I’m also teaching others by doing. I think the members of the forum are learning a lot about mystery and revelation, sensory details and description, dialog and grammar. Like my writing, I’m showing, not telling, and I think it’s making a difference. Our forum is a lot of fun to read and participate in, and it’s one of hundreds on the Internet.

You’ve sold me, now what?

The Internet is full of fan fiction sites. You can write about everything from “Frasier” to “X-Files” to “Young Hercules” and back again. Heck, if you can’t find one you like, start your own. You’ll probably get six other writers not only commenting, but also posting work of their own.

The easiest way to find fan fiction is to type the title or name of your topic of choice into a search engine such as Google, Yahoo, Hot Bot, etc. To narrow your search, try “fan fiction, <name here>”. The rest is up to you.

You should look at the terms of service and disclaimers for all fan-related internet sites. Be sure your work remains your own, of course. Be certain that credit is given to the original authors or creators of the work. Double-check that the site won’t sell or steal your idea or writing. It’s always best to comb the rules and then to lurk for at least a week or two. Make sure the overall tone is one you are comfortable with.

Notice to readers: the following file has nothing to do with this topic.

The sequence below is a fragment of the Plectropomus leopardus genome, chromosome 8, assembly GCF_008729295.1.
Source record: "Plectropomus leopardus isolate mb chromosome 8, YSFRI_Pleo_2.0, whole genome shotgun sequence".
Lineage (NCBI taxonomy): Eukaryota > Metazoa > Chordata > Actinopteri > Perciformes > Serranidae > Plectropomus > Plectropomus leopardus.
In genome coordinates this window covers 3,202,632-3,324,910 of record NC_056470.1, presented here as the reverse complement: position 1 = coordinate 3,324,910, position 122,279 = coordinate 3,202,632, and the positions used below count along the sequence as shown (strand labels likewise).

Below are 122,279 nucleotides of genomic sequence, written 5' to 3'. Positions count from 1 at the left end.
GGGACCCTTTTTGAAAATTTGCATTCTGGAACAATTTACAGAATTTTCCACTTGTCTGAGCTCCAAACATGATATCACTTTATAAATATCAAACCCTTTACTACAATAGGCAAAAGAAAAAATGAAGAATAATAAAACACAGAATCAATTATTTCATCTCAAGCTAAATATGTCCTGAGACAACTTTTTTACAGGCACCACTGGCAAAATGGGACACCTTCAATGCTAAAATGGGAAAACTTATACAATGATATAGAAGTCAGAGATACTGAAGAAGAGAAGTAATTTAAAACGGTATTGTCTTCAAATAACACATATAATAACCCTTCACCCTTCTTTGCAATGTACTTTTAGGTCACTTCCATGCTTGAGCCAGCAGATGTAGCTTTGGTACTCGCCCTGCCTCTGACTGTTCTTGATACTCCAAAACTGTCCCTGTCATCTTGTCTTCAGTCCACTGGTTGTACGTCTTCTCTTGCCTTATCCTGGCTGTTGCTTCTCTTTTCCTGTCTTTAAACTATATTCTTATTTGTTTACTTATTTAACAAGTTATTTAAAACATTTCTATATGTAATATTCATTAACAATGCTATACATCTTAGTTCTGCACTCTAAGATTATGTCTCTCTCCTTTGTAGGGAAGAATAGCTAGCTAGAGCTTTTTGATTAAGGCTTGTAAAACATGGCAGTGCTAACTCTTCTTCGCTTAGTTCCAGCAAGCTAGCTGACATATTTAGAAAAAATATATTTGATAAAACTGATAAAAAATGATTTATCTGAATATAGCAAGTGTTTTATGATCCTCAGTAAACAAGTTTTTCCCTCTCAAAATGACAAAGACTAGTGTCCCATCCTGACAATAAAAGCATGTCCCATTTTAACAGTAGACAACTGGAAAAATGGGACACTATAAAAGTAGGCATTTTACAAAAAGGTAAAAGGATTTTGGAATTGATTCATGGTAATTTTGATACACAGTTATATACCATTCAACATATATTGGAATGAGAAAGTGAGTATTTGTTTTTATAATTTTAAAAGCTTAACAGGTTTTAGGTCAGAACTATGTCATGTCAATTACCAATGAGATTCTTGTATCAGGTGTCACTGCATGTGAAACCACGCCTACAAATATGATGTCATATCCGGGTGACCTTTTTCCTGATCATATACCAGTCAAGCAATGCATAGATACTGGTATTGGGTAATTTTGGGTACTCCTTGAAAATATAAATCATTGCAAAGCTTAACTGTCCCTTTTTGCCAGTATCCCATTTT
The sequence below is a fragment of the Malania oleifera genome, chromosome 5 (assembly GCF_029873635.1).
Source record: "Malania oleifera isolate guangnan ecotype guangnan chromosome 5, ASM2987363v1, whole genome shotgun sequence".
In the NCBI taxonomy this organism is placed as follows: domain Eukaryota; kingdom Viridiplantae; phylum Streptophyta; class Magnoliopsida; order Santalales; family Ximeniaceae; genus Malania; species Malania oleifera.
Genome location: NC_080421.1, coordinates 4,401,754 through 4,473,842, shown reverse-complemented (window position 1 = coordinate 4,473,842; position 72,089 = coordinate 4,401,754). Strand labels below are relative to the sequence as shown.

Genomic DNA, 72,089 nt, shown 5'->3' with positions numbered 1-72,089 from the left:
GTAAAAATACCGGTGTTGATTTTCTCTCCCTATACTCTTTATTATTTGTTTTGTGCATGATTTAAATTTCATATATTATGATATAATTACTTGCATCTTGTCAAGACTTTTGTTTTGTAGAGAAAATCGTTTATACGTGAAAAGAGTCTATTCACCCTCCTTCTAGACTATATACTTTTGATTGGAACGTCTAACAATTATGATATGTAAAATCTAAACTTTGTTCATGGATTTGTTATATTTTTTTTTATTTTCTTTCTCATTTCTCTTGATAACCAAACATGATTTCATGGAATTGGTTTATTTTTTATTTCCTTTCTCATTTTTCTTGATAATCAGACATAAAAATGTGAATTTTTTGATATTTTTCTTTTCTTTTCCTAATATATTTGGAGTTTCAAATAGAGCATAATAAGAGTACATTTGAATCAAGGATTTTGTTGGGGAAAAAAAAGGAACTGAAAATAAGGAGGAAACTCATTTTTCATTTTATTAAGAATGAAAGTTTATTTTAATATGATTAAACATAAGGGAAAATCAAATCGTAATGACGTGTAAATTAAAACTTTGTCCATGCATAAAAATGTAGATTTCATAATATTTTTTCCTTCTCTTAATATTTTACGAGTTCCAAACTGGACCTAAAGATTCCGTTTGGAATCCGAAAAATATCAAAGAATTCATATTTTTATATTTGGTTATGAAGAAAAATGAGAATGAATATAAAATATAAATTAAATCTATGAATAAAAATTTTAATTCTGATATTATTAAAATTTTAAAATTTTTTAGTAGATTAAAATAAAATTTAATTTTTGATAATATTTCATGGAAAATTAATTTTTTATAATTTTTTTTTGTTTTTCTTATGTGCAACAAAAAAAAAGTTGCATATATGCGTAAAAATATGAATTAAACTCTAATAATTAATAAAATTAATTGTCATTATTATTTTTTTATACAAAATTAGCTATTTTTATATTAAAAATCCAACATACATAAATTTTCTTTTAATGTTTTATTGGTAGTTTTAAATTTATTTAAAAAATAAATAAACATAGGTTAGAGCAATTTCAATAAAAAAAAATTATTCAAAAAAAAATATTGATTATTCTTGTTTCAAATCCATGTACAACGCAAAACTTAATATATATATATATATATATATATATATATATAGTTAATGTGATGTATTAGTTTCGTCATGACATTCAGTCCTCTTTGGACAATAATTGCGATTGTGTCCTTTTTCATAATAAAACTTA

Why not try it? You can start with the exercise that goes along with this article, or you can visit one of the Internet sites listed below. Give yourself permission to “steal” and see where it can lead you.

Personally recommended fan fiction sites:

  • Themiscryan Amazon Nation: Must be female and join the tribe to participate. Should have a working knowledge of Xena: Warrior Princess Amazons.